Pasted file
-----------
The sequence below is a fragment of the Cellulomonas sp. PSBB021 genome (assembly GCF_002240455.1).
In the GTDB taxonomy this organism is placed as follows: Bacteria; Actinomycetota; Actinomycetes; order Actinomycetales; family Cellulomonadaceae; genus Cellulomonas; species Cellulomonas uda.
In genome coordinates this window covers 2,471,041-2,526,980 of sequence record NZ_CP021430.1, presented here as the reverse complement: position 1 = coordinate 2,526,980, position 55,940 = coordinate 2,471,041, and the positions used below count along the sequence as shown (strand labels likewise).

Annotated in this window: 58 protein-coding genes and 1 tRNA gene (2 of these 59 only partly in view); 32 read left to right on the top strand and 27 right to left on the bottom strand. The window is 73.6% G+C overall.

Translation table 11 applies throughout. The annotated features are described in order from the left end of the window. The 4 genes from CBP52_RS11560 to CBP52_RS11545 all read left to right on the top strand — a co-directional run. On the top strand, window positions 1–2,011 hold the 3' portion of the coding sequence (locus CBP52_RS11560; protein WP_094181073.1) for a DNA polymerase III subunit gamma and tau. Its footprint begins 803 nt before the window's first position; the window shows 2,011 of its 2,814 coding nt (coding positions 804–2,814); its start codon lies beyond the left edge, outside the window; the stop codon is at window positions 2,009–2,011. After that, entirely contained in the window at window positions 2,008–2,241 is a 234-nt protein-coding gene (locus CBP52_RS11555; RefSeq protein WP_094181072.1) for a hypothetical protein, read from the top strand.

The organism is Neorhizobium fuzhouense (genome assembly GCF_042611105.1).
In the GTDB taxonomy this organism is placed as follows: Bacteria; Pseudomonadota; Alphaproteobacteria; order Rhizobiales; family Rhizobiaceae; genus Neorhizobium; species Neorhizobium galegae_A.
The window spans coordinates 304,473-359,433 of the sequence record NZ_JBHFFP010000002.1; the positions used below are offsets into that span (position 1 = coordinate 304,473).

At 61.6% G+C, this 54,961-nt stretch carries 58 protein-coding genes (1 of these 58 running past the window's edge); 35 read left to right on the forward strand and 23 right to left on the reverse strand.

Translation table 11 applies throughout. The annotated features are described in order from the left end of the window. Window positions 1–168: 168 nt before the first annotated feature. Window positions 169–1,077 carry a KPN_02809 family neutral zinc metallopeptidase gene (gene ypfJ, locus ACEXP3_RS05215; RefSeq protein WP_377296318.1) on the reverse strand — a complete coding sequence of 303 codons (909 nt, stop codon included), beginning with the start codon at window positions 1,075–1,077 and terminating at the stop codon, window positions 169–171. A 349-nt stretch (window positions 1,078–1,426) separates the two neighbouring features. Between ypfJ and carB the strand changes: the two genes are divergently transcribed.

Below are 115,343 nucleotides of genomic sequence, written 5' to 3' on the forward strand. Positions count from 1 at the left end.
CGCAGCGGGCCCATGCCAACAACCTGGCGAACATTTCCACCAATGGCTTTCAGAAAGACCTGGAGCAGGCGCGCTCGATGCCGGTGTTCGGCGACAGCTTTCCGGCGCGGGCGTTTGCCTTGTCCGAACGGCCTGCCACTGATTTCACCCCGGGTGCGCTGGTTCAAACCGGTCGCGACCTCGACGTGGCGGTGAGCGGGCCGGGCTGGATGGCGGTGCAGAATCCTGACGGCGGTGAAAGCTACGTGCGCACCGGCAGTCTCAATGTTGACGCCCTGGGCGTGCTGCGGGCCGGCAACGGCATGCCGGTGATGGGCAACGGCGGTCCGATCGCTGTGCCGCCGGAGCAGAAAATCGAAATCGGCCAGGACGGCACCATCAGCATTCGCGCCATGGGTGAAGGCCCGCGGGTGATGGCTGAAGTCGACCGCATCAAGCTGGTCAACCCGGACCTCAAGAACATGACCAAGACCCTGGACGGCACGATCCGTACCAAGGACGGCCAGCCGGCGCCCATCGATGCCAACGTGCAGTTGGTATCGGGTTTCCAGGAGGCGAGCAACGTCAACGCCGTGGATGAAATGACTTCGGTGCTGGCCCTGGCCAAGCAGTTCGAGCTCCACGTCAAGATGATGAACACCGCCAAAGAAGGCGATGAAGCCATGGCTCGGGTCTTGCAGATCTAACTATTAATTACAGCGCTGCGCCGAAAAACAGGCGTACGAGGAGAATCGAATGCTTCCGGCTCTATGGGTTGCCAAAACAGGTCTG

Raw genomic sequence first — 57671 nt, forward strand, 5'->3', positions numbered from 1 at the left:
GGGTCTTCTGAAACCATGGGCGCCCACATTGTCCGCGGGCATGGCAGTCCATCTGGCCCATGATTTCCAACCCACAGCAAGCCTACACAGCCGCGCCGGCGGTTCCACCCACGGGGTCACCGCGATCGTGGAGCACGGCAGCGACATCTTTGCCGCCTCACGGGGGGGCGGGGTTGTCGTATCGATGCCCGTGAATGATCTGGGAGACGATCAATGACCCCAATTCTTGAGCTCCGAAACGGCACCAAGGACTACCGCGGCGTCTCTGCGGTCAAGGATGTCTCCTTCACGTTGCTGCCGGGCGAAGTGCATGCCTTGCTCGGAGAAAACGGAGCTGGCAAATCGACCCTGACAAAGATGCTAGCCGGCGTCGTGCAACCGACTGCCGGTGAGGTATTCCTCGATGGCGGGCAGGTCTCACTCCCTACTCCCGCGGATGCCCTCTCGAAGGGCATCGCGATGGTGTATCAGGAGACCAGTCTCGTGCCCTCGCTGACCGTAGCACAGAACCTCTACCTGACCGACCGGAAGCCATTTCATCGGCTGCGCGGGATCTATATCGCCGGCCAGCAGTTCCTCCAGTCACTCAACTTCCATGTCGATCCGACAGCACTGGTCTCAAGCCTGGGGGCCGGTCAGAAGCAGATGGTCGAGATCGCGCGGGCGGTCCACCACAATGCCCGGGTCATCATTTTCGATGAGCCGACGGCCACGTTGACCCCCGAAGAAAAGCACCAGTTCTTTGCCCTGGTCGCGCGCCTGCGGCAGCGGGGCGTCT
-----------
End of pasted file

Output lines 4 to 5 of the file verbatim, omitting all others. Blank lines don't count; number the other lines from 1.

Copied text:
Annotated in this window: 58 protein-coding genes and 1 tRNA gene (2 of these 59 only partly in view); 32 read left to right on the top strand and 27 right to left on the bottom strand. The window is 73.6% G+C overall.

Translation table 11 applies throughout. The annotated features are described in order from the left end of the window. The 4 genes from CBP52_RS11560 to CBP52_RS11545 all read left to right on the top strand — a co-directional run. On the top strand, window positions 1–2,011 hold the 3' portion of the coding sequence (locus CBP52_RS11560; protein WP_094181073.1) for a DNA polymerase III subunit gamma and tau. Its footprint begins 803 nt before the window's first position; the window shows 2,011 of its 2,814 coding nt (coding positions 804–2,814); its start codon lies beyond the left edge, outside the window; the stop codon is at window positions 2,009–2,011. After that, entirely contained in the window at window positions 2,008–2,241 is a 234-nt protein-coding gene (locus CBP52_RS11555; RefSeq protein WP_094181072.1) for a hypothetical protein, read from the top strand.